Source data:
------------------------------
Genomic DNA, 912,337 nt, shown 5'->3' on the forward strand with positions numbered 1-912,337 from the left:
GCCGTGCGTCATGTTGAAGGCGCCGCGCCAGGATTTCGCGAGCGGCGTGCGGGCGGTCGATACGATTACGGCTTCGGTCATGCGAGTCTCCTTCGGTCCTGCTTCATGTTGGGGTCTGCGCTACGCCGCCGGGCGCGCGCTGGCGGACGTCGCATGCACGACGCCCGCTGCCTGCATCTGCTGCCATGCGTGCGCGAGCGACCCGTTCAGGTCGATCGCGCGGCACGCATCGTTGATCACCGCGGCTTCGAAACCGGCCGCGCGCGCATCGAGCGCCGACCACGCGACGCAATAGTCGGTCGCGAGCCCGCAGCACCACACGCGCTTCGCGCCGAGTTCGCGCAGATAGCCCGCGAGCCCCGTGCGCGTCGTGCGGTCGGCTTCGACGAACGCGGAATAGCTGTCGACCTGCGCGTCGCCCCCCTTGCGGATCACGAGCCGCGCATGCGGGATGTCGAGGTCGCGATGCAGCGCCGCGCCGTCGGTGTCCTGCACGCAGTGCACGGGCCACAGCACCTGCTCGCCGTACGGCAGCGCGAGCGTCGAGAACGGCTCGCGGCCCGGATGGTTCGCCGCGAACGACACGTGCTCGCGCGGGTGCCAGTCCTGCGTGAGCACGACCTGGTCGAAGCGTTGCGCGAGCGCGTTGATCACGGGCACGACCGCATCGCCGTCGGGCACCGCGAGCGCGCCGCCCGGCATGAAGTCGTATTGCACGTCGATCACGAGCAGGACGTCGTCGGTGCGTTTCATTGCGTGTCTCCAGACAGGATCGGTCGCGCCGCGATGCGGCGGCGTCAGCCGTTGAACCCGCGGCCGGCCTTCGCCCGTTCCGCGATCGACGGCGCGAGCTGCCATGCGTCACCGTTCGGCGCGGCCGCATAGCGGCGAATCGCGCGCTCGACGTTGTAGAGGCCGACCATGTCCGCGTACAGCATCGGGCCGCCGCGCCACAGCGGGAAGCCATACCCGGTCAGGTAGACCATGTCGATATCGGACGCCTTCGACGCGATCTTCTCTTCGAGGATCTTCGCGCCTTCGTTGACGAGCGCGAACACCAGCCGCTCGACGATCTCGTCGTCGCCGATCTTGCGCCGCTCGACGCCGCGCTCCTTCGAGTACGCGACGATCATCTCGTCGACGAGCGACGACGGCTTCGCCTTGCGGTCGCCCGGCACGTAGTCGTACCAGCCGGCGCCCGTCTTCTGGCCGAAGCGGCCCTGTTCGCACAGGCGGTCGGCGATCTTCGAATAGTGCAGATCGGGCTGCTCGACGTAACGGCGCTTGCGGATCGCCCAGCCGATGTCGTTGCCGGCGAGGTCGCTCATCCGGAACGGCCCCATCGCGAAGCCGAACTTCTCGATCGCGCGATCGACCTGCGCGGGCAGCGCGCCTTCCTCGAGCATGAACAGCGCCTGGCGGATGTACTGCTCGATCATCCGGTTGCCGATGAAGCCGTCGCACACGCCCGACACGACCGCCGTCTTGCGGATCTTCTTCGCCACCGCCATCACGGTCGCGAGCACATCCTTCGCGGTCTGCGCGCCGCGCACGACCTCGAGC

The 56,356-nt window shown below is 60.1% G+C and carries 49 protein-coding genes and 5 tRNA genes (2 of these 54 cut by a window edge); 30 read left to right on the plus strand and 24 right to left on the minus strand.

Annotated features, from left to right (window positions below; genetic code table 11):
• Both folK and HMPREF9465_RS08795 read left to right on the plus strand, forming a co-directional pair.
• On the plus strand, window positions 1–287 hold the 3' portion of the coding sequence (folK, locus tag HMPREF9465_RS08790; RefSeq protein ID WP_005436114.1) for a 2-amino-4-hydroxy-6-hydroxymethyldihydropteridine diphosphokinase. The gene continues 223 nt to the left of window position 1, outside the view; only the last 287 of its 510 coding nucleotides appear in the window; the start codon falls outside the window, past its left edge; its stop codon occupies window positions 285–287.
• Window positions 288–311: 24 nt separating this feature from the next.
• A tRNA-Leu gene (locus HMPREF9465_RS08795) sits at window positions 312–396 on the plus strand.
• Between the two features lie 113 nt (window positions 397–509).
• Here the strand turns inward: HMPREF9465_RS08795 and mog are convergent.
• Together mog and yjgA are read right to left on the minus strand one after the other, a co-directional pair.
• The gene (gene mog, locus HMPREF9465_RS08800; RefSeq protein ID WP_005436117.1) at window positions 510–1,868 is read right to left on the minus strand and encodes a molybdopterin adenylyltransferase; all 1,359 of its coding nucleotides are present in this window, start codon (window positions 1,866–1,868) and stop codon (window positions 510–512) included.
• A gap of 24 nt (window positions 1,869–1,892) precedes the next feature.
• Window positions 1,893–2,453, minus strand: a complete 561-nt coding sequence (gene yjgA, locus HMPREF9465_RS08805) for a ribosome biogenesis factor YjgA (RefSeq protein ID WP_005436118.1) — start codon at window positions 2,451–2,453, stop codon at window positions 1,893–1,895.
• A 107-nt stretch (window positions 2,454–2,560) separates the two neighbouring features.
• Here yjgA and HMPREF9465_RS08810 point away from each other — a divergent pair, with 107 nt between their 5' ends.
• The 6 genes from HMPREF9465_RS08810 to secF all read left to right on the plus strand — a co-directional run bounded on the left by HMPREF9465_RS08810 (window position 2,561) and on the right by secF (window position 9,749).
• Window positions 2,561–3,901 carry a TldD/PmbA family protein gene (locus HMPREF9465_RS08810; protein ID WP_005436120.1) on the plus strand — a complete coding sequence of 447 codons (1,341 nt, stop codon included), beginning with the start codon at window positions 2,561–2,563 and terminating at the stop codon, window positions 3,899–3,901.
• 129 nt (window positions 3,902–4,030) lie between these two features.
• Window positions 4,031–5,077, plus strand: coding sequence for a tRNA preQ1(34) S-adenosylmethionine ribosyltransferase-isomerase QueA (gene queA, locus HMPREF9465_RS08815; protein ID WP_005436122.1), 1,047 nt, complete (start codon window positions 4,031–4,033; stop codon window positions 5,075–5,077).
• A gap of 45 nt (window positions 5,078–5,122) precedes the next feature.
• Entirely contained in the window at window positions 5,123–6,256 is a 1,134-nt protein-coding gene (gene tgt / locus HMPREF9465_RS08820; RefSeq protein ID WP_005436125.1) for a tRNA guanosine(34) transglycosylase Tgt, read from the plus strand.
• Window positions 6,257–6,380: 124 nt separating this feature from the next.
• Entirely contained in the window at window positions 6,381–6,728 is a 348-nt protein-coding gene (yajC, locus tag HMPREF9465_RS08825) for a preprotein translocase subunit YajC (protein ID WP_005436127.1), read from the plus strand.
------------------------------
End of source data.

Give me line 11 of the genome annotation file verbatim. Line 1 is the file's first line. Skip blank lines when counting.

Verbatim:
• Together mog and yjgA are read right to left on the minus strand one after the other, a co-directional pair.